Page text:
Readers will note the check rail, and the fact that the line is literally cut from the side of the hill. After leaving Gunnislake, still climbing, we get fine views of Brent Tor, Latchley, and the Tamar meandering through the valley hundreds of feet below. Passing along, we come to Luckett station, where the summit of Kit Hill is within easy distance. Here we find a smart and trim lady station mistress, who, single handed, attend, to passenger, parcels and goods traffic, and is responsible for signals. Kit Hill, famous as the highest land in the district, except Caradon Hill, is at an altitude of 1,067 ft. above sea level. Situate about 1½ miles from CallingtonTown, it forms the summit of Hingston Down, whereon are seen a mine stack and buildings, as well as the remains of a large encampment, still marking the scene of a terrible battle fought centuries ago.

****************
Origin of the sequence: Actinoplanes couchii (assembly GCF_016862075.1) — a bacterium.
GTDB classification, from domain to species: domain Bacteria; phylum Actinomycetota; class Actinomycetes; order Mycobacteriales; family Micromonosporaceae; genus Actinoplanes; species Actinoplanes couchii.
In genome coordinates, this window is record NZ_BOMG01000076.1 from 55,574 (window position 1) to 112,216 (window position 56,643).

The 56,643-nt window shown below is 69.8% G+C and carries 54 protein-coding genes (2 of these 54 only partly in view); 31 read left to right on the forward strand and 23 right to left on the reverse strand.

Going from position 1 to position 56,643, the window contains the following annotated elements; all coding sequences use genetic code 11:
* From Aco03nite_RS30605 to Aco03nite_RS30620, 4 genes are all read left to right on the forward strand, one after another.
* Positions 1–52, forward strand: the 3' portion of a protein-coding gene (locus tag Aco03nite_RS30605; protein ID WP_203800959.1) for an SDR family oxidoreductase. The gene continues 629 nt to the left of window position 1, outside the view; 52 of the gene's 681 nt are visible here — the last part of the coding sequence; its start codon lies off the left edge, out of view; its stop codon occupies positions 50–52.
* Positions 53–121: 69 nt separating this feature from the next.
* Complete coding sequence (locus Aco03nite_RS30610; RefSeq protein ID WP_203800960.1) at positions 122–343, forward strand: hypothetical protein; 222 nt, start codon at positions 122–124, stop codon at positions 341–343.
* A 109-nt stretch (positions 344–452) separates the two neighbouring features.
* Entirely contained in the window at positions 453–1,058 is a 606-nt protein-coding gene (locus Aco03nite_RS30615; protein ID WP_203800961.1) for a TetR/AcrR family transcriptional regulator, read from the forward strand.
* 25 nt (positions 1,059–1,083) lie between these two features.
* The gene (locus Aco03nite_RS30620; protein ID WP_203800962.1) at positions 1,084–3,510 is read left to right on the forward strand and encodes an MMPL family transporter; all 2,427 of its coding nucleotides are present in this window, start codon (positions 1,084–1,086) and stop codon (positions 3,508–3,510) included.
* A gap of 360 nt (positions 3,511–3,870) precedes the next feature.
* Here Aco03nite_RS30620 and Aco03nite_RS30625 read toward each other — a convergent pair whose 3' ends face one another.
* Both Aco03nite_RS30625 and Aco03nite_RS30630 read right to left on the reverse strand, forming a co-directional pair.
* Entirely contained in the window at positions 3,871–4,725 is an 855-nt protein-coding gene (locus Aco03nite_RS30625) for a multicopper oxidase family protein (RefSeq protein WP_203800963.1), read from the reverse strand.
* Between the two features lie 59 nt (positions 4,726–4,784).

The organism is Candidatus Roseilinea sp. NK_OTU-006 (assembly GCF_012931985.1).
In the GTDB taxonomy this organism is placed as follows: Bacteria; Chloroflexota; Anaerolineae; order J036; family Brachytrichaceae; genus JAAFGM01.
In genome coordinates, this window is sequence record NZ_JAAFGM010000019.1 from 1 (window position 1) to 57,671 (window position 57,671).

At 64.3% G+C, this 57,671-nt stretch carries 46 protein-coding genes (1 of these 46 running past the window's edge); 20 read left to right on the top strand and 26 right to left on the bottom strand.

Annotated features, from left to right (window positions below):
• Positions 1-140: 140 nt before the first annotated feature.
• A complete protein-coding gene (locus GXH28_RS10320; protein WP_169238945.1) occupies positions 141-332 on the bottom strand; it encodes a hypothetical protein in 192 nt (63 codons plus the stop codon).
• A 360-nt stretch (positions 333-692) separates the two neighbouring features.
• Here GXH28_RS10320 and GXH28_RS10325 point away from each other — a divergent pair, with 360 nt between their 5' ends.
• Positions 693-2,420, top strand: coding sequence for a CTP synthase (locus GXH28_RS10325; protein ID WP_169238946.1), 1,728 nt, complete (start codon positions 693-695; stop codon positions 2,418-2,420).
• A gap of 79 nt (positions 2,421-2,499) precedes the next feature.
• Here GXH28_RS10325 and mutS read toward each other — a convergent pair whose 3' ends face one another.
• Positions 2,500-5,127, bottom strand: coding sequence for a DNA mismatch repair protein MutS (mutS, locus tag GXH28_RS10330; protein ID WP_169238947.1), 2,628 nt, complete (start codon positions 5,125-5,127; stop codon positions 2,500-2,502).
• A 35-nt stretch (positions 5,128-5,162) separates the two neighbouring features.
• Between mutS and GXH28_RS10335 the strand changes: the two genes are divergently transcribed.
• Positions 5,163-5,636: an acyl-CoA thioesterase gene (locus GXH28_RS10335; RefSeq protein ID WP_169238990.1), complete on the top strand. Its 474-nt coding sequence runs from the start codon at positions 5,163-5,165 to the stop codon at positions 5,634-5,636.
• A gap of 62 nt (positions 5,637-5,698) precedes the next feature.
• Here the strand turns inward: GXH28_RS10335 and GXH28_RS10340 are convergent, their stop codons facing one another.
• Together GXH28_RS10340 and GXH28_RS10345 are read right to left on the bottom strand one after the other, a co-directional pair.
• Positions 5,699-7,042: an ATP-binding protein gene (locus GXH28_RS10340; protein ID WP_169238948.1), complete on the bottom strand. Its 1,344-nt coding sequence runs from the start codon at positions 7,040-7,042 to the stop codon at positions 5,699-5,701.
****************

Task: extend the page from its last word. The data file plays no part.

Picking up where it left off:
The remarkable pile of stones called the “Cheesewring” or “Wringcheese” — so named because they rest upon each other in cheese fashion—is situate on the common called Stowes. Comprising a large mass of granite rock 22 ft. high, these stones over- hang their base so much that the wonder. is how they remain in position. Ten in number, the stones are at the broadest place on the top about 34 ft. diameter, and at the narrowest part of the base about 17 ft. This place is an object of great interest to the tourist, and a natural curiosity. Within a mile to the northward of the Cheesewring, stands another extraordinary assemblage of rocks, termed, owing to their conical arrangement, “SharpPointTor.” The elevation is 1,200 ft. above the sea and the panoramic scenery is very fine. This, with Kilmer, is the highest point in the district of East Cornwall. Tourist and Excursion tickets are issued from all the principal stations on the London and South Western Railway to any station on the Plymouth, Devonport and. South Western Junction Railway, and the line is becoming exceedingly popular for school pleasure parties, extensive accommodation being made at the various grounds on the system.